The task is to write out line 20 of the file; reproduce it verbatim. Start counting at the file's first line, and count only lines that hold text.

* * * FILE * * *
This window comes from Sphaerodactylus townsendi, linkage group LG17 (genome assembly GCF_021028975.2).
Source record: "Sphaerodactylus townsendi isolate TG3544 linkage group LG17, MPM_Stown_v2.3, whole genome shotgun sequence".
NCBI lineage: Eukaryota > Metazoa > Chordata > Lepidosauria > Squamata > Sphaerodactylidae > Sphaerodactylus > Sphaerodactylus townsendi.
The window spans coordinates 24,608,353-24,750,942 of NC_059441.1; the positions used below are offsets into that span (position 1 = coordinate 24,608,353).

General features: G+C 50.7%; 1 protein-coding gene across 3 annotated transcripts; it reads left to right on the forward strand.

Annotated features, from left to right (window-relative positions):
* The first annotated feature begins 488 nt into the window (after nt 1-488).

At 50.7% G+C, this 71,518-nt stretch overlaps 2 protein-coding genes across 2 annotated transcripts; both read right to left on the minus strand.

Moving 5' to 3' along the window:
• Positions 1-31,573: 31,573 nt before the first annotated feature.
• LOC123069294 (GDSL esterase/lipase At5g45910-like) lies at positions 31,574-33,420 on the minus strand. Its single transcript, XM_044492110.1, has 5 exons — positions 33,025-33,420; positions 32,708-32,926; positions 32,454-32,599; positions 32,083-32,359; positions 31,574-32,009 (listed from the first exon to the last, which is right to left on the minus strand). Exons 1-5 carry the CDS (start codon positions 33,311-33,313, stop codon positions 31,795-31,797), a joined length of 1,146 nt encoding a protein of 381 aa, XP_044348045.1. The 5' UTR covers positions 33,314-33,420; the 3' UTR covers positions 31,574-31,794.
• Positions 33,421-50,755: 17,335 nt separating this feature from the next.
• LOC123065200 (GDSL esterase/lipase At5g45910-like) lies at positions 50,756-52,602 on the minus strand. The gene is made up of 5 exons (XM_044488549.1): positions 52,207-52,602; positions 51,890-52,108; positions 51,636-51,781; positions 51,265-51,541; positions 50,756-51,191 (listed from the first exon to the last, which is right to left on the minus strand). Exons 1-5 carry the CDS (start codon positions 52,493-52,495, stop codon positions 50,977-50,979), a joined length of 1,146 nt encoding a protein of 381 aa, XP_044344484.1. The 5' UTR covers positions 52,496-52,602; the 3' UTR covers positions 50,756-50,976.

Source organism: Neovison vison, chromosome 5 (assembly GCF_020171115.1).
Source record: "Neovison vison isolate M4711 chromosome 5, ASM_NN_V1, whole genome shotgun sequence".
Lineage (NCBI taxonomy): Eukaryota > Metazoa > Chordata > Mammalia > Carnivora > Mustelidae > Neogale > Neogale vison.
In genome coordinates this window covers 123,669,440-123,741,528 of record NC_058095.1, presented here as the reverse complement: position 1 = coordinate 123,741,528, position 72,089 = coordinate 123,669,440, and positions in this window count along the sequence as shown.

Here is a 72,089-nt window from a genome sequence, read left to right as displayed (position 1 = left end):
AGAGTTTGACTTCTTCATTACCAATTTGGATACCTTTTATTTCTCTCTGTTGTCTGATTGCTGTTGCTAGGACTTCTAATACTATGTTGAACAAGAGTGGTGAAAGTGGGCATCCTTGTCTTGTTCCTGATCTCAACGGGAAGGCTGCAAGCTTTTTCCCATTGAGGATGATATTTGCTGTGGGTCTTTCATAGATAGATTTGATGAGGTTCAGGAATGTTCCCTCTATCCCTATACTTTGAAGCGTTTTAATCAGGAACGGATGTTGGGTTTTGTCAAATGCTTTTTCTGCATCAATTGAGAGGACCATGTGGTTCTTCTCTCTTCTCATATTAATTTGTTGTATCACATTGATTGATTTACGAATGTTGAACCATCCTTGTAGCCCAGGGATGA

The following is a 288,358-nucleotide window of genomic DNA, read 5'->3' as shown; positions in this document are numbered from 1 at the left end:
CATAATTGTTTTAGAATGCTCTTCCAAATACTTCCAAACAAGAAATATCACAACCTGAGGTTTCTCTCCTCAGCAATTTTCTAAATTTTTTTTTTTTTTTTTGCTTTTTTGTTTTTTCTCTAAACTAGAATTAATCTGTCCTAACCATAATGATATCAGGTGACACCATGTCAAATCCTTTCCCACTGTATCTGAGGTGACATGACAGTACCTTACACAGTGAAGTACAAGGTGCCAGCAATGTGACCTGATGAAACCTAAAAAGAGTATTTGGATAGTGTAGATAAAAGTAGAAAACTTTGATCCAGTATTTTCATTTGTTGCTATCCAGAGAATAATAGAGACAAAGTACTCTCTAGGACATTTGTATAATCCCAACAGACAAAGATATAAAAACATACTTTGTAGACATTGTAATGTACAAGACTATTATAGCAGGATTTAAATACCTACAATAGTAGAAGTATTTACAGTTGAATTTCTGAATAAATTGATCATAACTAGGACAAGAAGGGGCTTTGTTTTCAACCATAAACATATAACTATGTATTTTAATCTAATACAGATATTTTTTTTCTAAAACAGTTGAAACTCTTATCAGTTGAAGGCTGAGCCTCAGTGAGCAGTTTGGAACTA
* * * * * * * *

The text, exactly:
The following is a 288,358-nucleotide window of genomic DNA, read 5'->3' as shown; positions in this document are numbered from 1 at the left end: